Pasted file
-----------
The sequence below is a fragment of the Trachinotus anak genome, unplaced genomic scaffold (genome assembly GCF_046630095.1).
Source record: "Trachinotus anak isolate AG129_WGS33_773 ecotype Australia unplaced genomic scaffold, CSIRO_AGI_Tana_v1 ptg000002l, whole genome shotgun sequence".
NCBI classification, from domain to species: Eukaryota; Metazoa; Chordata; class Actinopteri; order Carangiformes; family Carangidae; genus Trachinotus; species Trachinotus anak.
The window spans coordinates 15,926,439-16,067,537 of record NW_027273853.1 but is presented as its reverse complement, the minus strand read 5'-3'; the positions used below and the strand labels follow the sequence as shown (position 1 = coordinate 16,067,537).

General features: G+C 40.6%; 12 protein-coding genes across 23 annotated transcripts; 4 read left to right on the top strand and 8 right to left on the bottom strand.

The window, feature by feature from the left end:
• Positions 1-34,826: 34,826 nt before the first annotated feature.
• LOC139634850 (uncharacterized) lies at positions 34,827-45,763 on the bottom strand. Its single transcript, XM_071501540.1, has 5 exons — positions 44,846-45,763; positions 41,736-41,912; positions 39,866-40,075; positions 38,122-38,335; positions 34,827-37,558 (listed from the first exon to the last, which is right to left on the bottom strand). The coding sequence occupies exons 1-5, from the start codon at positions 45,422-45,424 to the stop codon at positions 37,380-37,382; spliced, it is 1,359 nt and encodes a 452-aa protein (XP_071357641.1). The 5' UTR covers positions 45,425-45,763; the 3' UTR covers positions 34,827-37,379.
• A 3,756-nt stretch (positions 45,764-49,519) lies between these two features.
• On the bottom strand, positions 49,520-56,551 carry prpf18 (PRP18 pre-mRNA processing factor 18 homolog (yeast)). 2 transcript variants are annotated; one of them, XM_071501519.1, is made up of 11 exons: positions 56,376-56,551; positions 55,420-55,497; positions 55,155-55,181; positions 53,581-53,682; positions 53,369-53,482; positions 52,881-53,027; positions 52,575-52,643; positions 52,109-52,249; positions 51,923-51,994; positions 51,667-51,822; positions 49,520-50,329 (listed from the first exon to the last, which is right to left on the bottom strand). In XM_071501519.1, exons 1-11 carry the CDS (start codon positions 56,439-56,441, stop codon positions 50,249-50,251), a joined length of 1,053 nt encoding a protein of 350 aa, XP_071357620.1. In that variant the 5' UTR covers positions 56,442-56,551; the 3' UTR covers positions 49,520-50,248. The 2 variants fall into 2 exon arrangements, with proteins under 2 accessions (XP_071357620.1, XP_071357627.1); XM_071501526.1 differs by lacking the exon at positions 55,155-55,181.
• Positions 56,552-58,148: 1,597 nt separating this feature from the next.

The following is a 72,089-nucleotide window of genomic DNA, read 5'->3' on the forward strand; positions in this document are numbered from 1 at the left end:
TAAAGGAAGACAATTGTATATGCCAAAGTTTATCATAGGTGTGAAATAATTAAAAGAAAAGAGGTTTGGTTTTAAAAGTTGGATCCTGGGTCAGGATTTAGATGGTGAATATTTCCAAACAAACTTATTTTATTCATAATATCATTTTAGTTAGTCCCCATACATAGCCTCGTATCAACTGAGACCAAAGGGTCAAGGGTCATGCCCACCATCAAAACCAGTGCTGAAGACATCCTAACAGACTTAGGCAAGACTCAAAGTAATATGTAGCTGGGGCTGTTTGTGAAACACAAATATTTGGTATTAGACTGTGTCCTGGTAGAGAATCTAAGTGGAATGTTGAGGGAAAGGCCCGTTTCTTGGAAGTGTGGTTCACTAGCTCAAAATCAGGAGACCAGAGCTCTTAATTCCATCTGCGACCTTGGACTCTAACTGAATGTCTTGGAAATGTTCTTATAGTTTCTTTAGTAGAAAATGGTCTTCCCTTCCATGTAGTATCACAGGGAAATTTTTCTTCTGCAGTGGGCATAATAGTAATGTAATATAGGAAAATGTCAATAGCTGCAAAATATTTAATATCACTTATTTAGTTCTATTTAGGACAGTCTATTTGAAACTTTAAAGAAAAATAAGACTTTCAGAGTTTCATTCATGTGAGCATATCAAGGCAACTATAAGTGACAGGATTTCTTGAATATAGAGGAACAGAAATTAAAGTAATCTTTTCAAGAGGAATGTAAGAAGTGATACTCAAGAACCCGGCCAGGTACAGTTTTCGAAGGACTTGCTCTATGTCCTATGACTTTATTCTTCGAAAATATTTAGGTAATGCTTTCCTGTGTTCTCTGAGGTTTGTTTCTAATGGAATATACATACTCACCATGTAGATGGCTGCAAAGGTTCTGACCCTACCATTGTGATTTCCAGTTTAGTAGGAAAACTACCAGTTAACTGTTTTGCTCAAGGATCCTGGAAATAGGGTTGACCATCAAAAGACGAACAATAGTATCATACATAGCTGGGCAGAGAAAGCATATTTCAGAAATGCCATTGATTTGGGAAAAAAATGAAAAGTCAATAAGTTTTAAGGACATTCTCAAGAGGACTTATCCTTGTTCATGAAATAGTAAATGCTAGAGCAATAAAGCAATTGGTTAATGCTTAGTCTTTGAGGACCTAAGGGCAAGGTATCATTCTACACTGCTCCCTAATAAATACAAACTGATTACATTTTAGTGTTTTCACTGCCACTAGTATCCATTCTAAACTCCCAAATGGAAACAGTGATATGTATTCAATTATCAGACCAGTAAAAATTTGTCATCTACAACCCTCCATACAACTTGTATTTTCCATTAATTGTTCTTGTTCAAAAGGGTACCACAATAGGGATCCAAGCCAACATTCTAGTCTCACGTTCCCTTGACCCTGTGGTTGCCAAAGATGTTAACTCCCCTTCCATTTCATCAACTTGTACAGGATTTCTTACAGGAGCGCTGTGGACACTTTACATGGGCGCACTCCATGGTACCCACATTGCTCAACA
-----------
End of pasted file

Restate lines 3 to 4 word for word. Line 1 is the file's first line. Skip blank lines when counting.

NCBI classification, from domain to species: Eukaryota; Metazoa; Chordata; class Actinopteri; order Carangiformes; family Carangidae; genus Trachinotus; species Trachinotus anak.
The window spans coordinates 15,926,439-16,067,537 of record NW_027273853.1 but is presented as its reverse complement, the minus strand read 5'-3'; the positions used below and the strand labels follow the sequence as shown (position 1 = coordinate 16,067,537).